PARIS (Reuters) - France will on Thursday announce a plan to raise regulated minimum food prices and limit bargain sales in supermarkets as part of a wider field-to-fork plan aimed at increasing farmers’ income, a government official said.
The measures are part of a wider review promised by President Emmanuel Macron to appease farmers, an important constituency in French politics, who have long complained of being hit by squeezed margins and retail price wars.
In October Macron said the government would raise minimum prices retailers can charge on food products only if each sector proposed detailed organisation plans by the end of the year. Most of these plans arrived late last week, the official said.
The government will propose that threshold below which retailers cannot sell food products will rise by some 10 percent while prices on promotional offers could not be discounted by more than 34 percent and no more than 25 percent of a product’s volume could be sold in a promotional offer, the official said, in line with a proposal reported by daily Le Figaro.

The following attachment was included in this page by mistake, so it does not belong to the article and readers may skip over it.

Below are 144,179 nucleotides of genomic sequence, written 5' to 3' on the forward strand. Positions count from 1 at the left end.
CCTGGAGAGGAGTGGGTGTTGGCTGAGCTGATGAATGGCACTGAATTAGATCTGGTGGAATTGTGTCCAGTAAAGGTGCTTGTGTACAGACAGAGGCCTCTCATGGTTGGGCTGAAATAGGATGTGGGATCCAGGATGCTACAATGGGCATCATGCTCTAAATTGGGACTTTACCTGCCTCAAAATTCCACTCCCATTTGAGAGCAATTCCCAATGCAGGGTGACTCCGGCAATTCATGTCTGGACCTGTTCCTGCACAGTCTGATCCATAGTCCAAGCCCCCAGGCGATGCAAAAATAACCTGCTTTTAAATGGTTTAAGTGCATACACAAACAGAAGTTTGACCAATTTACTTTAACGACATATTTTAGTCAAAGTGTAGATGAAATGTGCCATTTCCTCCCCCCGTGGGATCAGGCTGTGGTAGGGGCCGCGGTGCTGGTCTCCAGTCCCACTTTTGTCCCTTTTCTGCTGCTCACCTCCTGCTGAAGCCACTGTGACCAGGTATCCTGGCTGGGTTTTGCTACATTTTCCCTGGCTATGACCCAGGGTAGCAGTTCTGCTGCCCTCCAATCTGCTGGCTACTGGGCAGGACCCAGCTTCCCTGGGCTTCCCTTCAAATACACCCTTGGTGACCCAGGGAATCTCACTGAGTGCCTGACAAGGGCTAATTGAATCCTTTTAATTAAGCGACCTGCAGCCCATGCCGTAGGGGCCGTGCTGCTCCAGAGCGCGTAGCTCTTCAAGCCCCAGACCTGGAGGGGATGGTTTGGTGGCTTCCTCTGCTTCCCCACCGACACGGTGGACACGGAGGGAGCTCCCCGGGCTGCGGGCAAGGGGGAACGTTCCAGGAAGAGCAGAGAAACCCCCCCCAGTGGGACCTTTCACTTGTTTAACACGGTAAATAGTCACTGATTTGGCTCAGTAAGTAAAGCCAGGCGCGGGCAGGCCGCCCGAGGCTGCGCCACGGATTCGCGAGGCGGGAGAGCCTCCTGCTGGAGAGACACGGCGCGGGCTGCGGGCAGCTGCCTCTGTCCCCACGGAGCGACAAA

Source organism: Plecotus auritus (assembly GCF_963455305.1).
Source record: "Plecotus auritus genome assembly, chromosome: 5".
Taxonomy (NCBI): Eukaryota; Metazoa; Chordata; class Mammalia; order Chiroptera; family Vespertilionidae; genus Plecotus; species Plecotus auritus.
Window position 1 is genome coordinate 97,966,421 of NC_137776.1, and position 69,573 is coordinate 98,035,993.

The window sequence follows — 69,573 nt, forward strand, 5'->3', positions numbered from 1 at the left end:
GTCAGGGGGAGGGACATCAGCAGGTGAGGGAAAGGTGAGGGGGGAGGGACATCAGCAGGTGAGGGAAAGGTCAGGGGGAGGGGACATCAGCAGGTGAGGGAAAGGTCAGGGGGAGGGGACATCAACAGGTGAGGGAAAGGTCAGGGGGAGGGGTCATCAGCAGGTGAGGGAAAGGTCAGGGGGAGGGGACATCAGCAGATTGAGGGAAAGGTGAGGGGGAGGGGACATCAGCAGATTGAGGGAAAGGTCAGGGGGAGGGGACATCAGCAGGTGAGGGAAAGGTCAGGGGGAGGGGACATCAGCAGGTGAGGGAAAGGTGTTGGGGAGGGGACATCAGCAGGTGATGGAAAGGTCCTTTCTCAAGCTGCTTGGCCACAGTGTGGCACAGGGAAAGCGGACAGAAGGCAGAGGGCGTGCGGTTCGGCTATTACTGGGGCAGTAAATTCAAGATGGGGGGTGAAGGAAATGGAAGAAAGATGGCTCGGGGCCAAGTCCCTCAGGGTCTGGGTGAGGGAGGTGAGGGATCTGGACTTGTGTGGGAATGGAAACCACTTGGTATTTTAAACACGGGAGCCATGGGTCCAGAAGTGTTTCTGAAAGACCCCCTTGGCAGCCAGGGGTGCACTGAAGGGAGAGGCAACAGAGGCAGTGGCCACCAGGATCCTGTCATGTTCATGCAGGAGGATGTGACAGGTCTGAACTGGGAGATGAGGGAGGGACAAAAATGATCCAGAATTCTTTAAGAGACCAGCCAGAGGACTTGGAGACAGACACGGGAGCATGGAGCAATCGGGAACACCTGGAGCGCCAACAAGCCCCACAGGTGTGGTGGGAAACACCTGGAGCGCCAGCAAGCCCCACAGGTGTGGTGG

The new rules, aimed at limiting sales at losses that pressure suppliers down the chain, would be applied for a trial period of two years.
Macron had delayed until year-end the proposal by retailers to raise regulated minimum prices as he sought guarantees it would meet his promise to boost farm income while minimising retail inflation.
The measures will be included in a new law, set to be approved in the first half of next year, which will also tackle price renegotiation in case of a wide swing in commodity prices and create a reversed contract starting from farmers’ production costs to food processors and to retailers.
Company and industry representatives, unions, non-governmental organisations and officials, have gathered at the so-called Food Convention since the summer to discuss topics ranging from food quality to farm income and export strategy.
Reporting by Sybille de La Hamaide; Editing by Dominique Vidalon and David Evans